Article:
Rule 10-1-501. Orders to show cause.
To describe the process for requesting an order to show cause.
This rule shall apply to the Fifth District Court.
Statement of the Rule:
(1) Motion. A party who seeks to enforce an order or a judgment of a court against an opposing party may file an ex parte motion for an order to show cause. The motion must be filed with the same court and in the same case in which that order or judgment was entered. The motion shall be made only on an ex parte basis, and the procedures of Rule 7 of the Utah Rules of Civil Procedure shall not apply.
(2) Affidavit. The motion for an order to show cause must be accompanied by at least one supporting affidavit. Each supporting affidavit must be based on personal knowledge and must set forth admissible facts and not mere conclusions. At least one supporting affidavit must state the title and date of entry of the order or judgment which the moving party seeks to enforce.
(3) Order. The motion for an order to show cause must be accompanied by the proposed order to show cause, which shall:
(3)(A) state the title and date of entry of the order or judgment which the moving party seeks to enforce;
(3)(B) specify the relief sought by the moving party;
(3)(C) order the opposing party to make a first appearance in court at a specific date, time and place and, then and there, to explain why or whether the opposing party acted or failed to act in compliance with such order or judgment;
(3)(D) order the opposing party to appear personally or through legal counsel at the first appearance;
(3)(E) state that no written response to the motion and order to show cause is required;
(3)(F) state that the first appearance shall not be the evidentiary hearing, but shall be for the purpose of determining
(3)(F)(i) whether the opposing party contests the allegations made by the moving party,
(3)(F)(ii) whether an evidentiary hearing is necessary,
(3)(F)(iii) the specific issues to be resolved through an evidentiary hearing, and (iv) the estimated length of any such evidentiary hearing; and
(3)(G)state whether the moving party has requested that the opposing party be held in contempt and, if such a request has been made, recite that the sanctions for contempt may include, but are not limited to, a fine of $1000 or less and a jail commitment of 30 days or less.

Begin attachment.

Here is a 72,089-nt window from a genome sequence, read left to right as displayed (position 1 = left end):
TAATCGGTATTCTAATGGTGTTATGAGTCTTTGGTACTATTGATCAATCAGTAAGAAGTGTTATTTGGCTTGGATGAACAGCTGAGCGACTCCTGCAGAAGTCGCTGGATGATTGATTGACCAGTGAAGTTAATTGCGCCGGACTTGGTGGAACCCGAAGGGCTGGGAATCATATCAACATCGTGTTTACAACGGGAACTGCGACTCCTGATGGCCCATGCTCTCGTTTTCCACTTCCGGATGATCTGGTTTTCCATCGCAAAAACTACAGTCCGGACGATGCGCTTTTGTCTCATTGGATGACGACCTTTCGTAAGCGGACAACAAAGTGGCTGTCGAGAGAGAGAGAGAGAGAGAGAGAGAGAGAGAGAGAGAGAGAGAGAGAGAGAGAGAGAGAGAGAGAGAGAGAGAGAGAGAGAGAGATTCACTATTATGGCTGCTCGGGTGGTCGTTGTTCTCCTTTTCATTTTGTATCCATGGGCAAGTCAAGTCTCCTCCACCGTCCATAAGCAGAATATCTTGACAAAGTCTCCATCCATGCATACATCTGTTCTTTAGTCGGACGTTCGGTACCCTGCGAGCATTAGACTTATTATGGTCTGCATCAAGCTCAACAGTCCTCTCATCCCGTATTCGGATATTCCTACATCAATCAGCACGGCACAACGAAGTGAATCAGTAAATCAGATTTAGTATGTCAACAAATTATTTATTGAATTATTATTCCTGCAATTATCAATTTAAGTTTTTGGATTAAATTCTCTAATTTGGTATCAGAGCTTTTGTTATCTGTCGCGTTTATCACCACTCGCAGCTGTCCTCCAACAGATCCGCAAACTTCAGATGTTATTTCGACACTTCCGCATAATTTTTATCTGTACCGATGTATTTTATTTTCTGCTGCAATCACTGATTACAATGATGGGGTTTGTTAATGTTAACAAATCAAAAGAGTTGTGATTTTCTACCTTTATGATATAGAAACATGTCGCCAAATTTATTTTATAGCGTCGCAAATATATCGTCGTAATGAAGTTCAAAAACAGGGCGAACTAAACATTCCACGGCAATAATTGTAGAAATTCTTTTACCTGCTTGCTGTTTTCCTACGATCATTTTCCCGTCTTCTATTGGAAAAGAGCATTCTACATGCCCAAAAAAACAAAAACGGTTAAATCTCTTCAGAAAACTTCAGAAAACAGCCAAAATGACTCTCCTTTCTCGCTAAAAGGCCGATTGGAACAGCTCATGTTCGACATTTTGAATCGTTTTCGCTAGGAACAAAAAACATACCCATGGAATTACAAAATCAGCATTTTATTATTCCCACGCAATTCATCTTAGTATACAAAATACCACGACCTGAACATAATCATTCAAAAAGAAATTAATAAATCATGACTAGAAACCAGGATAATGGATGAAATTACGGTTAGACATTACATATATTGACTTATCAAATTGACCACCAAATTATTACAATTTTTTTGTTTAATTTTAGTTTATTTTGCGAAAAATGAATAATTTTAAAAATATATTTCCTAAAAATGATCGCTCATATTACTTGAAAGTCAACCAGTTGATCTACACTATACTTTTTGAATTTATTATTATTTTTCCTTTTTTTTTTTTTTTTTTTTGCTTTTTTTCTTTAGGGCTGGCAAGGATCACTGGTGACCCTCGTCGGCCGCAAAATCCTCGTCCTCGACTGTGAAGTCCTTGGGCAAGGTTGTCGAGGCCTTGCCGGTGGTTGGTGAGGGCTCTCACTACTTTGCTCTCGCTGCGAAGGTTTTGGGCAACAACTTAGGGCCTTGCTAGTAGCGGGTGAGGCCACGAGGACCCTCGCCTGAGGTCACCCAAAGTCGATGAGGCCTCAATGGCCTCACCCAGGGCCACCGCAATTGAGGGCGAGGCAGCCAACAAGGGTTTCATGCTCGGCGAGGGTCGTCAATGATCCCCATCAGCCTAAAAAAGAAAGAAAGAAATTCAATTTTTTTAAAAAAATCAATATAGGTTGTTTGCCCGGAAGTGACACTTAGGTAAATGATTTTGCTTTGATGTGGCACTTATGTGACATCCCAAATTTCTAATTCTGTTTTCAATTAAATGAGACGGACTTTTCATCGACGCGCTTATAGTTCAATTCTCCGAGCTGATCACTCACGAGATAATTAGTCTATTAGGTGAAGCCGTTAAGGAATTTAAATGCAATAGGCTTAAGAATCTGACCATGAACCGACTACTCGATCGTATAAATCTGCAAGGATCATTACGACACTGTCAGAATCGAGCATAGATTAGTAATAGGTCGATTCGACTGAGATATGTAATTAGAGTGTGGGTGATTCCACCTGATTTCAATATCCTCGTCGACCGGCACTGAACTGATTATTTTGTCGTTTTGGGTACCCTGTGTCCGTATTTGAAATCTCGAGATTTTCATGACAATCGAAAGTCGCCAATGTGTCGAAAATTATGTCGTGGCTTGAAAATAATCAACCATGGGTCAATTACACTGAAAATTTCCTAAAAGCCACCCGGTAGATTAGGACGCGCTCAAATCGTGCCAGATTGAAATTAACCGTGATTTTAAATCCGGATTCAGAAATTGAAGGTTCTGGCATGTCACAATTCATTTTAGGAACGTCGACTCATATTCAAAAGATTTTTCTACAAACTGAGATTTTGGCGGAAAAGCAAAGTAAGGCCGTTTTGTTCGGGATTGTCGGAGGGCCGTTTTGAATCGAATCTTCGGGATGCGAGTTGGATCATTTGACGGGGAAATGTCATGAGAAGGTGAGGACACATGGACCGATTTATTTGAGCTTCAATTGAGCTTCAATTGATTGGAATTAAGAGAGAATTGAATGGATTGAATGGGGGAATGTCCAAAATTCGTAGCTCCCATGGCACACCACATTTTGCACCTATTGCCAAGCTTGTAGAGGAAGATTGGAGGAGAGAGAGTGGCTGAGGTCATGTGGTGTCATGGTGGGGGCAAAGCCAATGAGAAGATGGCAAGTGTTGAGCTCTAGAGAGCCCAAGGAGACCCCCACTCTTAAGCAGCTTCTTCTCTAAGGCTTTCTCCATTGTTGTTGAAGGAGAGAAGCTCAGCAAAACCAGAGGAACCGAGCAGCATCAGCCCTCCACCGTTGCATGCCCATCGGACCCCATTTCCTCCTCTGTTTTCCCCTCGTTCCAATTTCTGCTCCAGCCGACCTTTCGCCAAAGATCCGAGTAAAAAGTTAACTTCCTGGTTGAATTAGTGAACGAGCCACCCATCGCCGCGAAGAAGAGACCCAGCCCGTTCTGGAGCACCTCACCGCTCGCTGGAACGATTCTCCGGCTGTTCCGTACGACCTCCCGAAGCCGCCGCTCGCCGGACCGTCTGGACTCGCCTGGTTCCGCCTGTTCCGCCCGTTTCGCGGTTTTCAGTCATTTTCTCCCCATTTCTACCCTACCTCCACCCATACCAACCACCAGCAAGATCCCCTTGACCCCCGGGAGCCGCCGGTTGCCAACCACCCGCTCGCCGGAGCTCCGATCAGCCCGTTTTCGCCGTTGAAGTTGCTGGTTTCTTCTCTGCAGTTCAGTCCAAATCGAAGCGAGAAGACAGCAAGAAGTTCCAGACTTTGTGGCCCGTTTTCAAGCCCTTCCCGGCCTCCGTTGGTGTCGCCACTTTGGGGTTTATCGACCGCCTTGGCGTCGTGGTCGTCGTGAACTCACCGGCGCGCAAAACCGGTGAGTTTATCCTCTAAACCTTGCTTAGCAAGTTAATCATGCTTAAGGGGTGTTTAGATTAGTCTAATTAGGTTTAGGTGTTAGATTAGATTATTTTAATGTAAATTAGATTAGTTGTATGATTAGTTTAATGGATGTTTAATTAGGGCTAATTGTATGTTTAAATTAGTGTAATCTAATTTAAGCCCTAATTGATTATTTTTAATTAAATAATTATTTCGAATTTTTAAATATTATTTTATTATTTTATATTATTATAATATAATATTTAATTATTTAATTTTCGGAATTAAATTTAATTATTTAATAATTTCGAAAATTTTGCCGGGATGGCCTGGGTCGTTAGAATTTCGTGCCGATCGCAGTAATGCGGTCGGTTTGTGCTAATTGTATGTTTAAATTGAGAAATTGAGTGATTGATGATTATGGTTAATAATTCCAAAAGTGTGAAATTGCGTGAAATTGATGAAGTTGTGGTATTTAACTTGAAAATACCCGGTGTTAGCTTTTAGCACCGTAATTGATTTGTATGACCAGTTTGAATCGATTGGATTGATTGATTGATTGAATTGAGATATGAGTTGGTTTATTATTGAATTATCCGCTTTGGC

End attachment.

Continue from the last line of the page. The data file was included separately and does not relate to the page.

(4) Service. If the court grants the motion and issues an order to show cause, the moving party must have the order, the motion and all supporting affidavits served upon the opposing party. Service shall be made in the manner prescribed for service of a summons and complaint, unless the moving party shows good cause for service to be made by mailing or delivery to the opposing party's counsel of record and the court so orders. The date of the opposing party's first appearance on the order to show cause may not be sooner than five days after service thereof, unless
(4)(A) the motion requests an earlier first appearance date,
(4)(B) it clearly appears from specific facts shown by affidavit that immediate and irreparable injury, loss, or damage will result to the moving party if the first appearance is not held sooner than five days after service of the order to show cause, and
(4)(C) the court agrees to an earlier first appearance date.
(5) First Appearance. The opposing party's first appearance on the order to show cause, at the date, time and place stated therein, shall not be the evidentiary hearing. At the first appearance, the court shall determine
(5)(A) whether the opposing party contests the allegations made by the moving party,
(5)(B) whether an evidentiary hearing is necessary,
(5)(C) the specific issues to be resolved through an evidentiary hearing, and
(5)(D) the estimated length of any such evidentiary hearing. The court may order the parties to file memoranda on legal issues before the evidentiary hearing. If the opposing party does not contest the allegations made by the moving party, the court may proceed at the first appearance as the circumstances require.
(6) Evidentiary Hearing. At the evidentiary hearing on a contested order to show cause, the moving party shall bear the burden of proof on all allegations which are made in support of the order.
(7) Limitations. An order to show cause may not be requested in order to obtain an original order or judgment; for example, an order to show cause may not be used to obtain a temporary restraining order or to establish temporary orders in a divorce case. This rule shall apply only in civil actions, and shall not be applied to orders to show cause in criminal actions. This rule does not apply to an order to show cause issued by a court on its own initiative.